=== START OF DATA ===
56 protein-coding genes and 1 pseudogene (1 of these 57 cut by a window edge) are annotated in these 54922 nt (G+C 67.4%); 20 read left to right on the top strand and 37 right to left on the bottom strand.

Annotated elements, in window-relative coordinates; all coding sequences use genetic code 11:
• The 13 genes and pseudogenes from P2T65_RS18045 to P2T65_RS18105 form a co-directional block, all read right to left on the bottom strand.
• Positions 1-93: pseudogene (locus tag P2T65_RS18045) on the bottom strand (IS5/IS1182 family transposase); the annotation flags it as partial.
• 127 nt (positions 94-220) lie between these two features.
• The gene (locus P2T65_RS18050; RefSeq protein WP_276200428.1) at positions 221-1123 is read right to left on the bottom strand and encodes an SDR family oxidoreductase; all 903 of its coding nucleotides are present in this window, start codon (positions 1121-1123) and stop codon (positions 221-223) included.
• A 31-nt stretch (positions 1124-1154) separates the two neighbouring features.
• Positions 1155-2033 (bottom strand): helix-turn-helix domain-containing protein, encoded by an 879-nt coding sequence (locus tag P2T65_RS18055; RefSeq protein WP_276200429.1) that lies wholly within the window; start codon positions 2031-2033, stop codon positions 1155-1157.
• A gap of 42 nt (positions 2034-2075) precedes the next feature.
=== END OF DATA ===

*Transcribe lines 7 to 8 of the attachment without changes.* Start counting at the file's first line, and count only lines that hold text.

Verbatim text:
• A 31-nt stretch (positions 1124-1154) separates the two neighbouring features.
• Positions 1155-2033 (bottom strand): helix-turn-helix domain-containing protein, encoded by an 879-nt coding sequence (locus tag P2T65_RS18055; RefSeq protein WP_276200429.1) that lies wholly within the window; start codon positions 2031-2033, stop codon positions 1155-1157.